Not sure why it wasn’t obvious to me before. But now I understand WHY they’re deliberately misinterpreting the science.

  5. ubrew12 Says:

    So, to recap, on the Republican left hand we have, two articles down, in an interview with Hank Paulson, the First words out of his mouth are “Short-termism is the enemy we all face here”.

    And on the Republican right hand we have: “[North Carolina] has… decided that forecasts should only go out 30 years for… zoning [purposes].”

    Left hand… meet Right hand.

    OK, lets limit the forecast to 30 years, but apply appropriate caution as Dr White does above: “just going out by a factor of 3 in terms of speed, which is quite possible, very doable, in the paleo-record… factor of three means 3 feet in 30 years. Now, that’s a mortgage. People can understand that. You buy a house on the beach and before you get that thing paid off its worthless.”

    Reading about NC’s maneuvering to dump (excuse me, sell) its beachfront before the rubes (er, young homeowners) make the scam (er, notice their feet are getting wet), I’m reminded of that Walter Scott saying ‘oh! what a tangled web we weave, when first we practice to deceive!’

    • j4zonian Says:

      I remember when a construction company that was required to photograph every weld they made in a certain part of a nuclear reactor they were building (in order to prove it was done right and wouldn’t come apart under pressure), instead photographed a few welds and just copied the photos over and over.

      In that spirit, and in the spirit of Republicans all over the US, I suggest that instead of projecting sea level rise out 30 years, we just project it out 30 minutes or so and then copy that report over and over and over and pretend it’s for the next 30 years. Problem solved.

      • dumboldguy Says:

        “…… instead of projecting sea level rise out 30 years, we just project it out 30 minutes or so and then copy that report over and over and over and pretend it’s for the next 30 years”

        I have it on good authority that he Kansas legislature is considering passing a law that mandates such a procedure. If it works in NC, why not in Kansas?

  6. andrewfez Says:

    Are there that many people that will both accept NC’s 30-year forecast and will be in total ignorance of the longer term forecast? Is there really someone considering moving to the Outer Banks, who will, say, Google ‘NC sea level rise’ and only believe the info they find concerning the short term? Considering 70% of America sees climate change as a threat, are there that many slowpokes left to be duped into buying a ‘slow-diving-leaky-submarine’ with an incredible view?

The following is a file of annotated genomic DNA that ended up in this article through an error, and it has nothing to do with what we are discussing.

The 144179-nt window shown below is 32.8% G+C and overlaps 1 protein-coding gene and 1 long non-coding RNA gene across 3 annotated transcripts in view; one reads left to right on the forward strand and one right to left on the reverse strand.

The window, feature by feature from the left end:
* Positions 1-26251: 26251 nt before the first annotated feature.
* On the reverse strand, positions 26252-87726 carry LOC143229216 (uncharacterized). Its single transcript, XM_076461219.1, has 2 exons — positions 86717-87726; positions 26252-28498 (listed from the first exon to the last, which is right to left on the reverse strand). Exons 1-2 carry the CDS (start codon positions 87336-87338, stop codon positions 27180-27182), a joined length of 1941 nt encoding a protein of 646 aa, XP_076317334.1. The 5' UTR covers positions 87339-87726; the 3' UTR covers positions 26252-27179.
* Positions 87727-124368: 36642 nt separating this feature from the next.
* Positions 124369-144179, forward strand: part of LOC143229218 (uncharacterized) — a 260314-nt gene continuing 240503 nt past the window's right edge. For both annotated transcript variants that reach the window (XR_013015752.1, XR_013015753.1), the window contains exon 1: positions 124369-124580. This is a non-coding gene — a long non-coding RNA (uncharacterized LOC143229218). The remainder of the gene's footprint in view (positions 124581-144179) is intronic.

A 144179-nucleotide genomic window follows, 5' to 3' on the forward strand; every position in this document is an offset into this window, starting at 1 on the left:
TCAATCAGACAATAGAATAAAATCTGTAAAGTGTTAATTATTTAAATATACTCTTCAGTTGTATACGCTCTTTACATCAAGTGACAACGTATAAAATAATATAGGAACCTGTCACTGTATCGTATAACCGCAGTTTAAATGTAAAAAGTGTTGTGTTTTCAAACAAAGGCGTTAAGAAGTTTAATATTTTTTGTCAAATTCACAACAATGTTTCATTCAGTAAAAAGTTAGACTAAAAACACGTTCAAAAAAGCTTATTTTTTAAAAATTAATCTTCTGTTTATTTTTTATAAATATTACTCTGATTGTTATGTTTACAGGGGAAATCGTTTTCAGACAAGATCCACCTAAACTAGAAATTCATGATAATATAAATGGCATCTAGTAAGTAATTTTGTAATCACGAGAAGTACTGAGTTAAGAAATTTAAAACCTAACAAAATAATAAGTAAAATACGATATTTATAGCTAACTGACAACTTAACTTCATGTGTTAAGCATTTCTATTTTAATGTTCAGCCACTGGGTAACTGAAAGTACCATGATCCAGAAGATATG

Obviously some people will buy because they want to be close to another family member or faction who already lives there, or for other emotional or near term reasons. But they would more than likely live, on some back-of-the-mind level, in fear of either a storm surge, or a future change in policy prompted by a critical mass of homeowners, freaking out and wanting the legislature to ‘do something’ as the end draws nearer.

    In the 1980’s Hilton Head Island, SC mandated that all new building has to be 14 feet above sea level. The homes built beforehand which are near the beach are having a little trouble selling presently, so I’ve heard. Just looking on Zillow, it looks as though property values in general never recovered from 2005-06 highs like they have done partially in other parts of the country, or in comparison to Los Angeles based coastal property.

    The first thing to get you financially is beach erosion maintenance – they dredge the part immediately off the coast and pump the sand back onto the beach; they hall huge rocks out onto the beach and put up ‘breakers’; they remodel the chaparral, sea oats, and dunes to make it seem as though the beach is still there:

    https://www.google.com/maps/@32.2176058,-80.6677336,677m/data=!3m1!1e3

    This map spot is a particular place on the beach that i’ve been going to yearly for 39 years. It has changed considerably in shape since i was a kid. Notice the north to south striations in the chaparral that starkly and abruptly end at the white beach boarder. That’s not natural – that’s the work of man, pulling out some of the vegetation to make the beach look wider. And that type of work will only accelerate erosion.

    From a real estate blog (http://www.schembrarealestategroup.com/tag/hilton-head-island/ ):

    ‘Achieving these awards doesn’t come as easily as one might think. Our Town has spent approximately $50 million pumping 8.6 million cubic yards of sand on to our beaches since 1990. The beach renourishment projects are paid for by the taxes placed on short-term rentals and lodging. In 2003 Hilton Head was recognized by the American Shore and Beach Preservation Association as “one of the best restored beaches in the country.” Beginning in March, Hilton Head will be competing for the American Shore and Beach Preservation Association’s award for “Best of the Best” which highlights the value of beach restoration.’

    As sea level rises and storm surges come further inland the next things to get you are flooded sewer systems, destruction of manicured lawns, and perhaps foundational related erosion causing, at first, slight shifts in one’s home, doing all manner of annoying destruction to interior rigid materials: grout and tile cracks for kitchens and bathrooms, &c.